Capitalization in Titles of Works

Q. For rock fans, such as myself, it is sometimes important to know whether one is to capitalize the “the” preceding a rock group’s name. For instance, the group “the Who.” In the middle of a sentence, do I say “the Who” or “The Who,” given that the “the” is an integral part of the title and furthermore is the first word in the title?

Q. Every institution for which I have worked seems to have a different practice relating to the capitalization of college or university when referring to the specific institution while dropping the proper name. I used to work for Cornell University’s admissions office. That office insisted on not capitalizing university when using the word without Cornell but still referring to CU specifically. For example,

Once I visited Cornell, there was no choice left for me to make. I fell in love with the university—the people were so friendly and helpful. It didn’t hurt that the campus was gorgeous either!

I had previously been told that one should capitalize university or college when referring to a specific institution. If Cornell’s practice is correct, could you please explain why?

Q. I hope you can definitively answer this question. Should the word following a colon in a sentence be capitalized or not?

Q. When I refer to the government of the United States in text, should it be US Federal Government or US federal government?

Q. When referring to a movie or book title while posting to Internet newsgroups, it’s generally impossible to indicate with italics or underscoring. I usually use all upper-case letters (THE LORD OF THE RINGS, FIDDLER ON THE ROOF, for example). What does CMOS suggest?

Q. Hello, my name is Brett and I work for a law enforcement agency in Arizona. My colleagues and I were having a discussion about what does and does not get capitalized in our reports pertaining to laws and arrest charges. I am seeking your guidance on this subject. Could you tell me what gets capitalized and what does not get capitalized in the following sentence: “John Doe was arrested for ADC Parole Violation Warrant 03W3250, Theft of Means of Transportation and Unlawful Flight from Law Enforcement.” Some say the sentence is correct as is; however, others say that the letters in the arrest charges should not be capitalized. Could you please assist me in this matter? Thank you for your help.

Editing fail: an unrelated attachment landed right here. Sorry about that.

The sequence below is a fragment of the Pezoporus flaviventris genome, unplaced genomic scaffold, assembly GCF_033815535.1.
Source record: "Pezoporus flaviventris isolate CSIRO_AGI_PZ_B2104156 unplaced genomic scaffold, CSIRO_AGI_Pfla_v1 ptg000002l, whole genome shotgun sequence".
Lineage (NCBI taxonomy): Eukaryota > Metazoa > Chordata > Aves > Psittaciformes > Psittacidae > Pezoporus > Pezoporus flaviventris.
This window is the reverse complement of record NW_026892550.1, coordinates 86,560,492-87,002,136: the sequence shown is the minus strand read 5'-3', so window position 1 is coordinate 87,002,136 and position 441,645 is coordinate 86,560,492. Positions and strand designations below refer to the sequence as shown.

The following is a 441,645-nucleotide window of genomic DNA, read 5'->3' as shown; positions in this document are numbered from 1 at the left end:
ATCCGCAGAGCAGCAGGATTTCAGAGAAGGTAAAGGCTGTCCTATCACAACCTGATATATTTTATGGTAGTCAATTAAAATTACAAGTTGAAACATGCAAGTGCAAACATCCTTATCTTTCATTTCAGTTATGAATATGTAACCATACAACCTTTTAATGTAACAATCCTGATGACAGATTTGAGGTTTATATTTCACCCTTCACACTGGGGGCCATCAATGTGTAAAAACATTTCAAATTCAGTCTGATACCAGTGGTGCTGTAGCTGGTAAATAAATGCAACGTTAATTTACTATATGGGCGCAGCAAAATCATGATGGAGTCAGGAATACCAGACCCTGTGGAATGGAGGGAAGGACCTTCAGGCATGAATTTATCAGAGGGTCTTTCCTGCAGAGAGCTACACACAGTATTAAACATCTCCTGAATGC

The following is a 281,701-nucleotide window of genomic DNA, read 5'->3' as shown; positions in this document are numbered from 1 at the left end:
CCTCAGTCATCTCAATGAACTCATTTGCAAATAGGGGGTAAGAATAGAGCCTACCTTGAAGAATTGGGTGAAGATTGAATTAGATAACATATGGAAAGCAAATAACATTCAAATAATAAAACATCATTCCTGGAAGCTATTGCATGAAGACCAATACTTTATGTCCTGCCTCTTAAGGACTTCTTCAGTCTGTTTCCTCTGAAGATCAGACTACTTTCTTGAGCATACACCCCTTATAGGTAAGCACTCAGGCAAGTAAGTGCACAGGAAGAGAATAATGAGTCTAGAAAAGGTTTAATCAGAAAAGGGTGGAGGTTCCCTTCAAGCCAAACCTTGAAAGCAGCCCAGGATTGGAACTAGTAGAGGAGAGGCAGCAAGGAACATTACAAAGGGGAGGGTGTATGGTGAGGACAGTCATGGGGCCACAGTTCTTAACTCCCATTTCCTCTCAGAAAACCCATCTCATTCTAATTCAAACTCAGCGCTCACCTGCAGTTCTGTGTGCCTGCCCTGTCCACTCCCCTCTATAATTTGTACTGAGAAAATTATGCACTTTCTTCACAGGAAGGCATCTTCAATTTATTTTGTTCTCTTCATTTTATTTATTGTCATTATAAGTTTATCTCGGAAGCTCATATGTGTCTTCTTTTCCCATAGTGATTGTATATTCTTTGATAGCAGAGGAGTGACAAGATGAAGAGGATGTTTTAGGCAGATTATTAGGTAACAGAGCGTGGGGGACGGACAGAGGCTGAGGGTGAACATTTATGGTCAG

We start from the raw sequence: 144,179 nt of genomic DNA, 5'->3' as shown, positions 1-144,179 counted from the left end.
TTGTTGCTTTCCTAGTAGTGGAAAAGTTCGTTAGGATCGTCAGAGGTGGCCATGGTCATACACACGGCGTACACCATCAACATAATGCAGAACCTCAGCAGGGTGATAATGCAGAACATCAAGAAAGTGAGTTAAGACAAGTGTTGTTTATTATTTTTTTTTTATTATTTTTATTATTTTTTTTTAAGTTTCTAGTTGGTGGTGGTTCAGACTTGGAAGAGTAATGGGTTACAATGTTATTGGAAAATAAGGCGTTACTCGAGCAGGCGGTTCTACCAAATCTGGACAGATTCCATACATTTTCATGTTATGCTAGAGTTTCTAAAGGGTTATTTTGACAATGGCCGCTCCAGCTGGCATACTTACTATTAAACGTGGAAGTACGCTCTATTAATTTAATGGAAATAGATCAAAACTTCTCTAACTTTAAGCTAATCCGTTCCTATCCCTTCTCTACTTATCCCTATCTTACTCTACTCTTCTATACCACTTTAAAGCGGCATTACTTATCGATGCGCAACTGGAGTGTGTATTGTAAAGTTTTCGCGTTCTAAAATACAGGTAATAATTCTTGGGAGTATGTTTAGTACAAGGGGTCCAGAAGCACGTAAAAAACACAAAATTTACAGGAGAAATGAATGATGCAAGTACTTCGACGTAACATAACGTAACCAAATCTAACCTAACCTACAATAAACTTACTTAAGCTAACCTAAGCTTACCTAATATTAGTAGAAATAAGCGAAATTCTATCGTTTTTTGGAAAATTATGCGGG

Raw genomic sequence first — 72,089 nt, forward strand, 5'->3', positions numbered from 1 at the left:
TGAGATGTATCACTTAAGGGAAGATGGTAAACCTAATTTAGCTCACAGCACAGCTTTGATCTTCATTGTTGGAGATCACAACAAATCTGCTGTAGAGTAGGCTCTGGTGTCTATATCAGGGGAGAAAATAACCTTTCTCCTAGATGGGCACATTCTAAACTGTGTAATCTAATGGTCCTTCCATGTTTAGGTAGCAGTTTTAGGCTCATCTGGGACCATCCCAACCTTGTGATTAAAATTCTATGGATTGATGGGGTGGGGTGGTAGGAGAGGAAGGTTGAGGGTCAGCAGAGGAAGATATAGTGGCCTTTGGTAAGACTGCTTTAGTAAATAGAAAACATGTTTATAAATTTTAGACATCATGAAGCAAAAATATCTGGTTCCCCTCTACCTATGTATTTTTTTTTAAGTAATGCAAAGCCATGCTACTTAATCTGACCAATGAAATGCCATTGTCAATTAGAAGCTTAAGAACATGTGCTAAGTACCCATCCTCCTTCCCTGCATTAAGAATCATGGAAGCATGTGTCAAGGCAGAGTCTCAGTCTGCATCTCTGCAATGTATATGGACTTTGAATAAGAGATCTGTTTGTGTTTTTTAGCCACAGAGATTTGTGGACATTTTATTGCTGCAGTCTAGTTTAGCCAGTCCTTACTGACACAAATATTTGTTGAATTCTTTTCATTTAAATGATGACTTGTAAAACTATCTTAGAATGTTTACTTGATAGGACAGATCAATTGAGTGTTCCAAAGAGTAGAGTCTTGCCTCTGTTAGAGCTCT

Q. My question relates specifically to the term “world-class” and how it is used at my firm. Essentially, the term “world-class” is core to our value proposition, our products and deliverables, and our marketing material. Since this term is very special, we wonder if it is okay to capitalize in the middle of a sentence: “In order for a firm to achieve World-class performance . . .” Our inclination is to always capitalize the W and not the C. Finally, can we exercise our judgment, and just decide how it should appear in all instances regardless of common standards, given the special nature of this term to our business?

Q. We are preparing a publication on imperialism and are doing our best to follow CMOS 16’s instruction that “words denoting political divisions . . .  are capitalized when they follow a name and are used as an accepted part of the name” (8.50). And so we have “the Ottoman Empire,” “the Roman Empire,” “the American empire,” “the Japanese empire,” etc. But we are concerned that such a treatment, in the scope of the whole publication, may appear inconsistent or preferential. (Is it, after all, the British “Empire” or “empire”?) Do you think it would be acceptable in this context to use the lowercase “empire” in all instances? Of course, even as I put that question to you, writing “the Ottoman empire” doesn’t seem quite right. We would be grateful for any advice you might have on this point.

Q. Some years ago my advisor in college drummed into my head that the titles of tables appear above the table, and titles of figures should go below the figure. Can you verify this? Thanks.

Q. Help! I’m teaching a grammar and usage class to my coworkers. I was sailing along, pointing out that it’s correct to use a lowercase s when referring to Washington the state. My next sentence, however, used capitals in this way: “the City of Olympia.” I did so, I admit, out of habit. So when does a name become official? Thank you.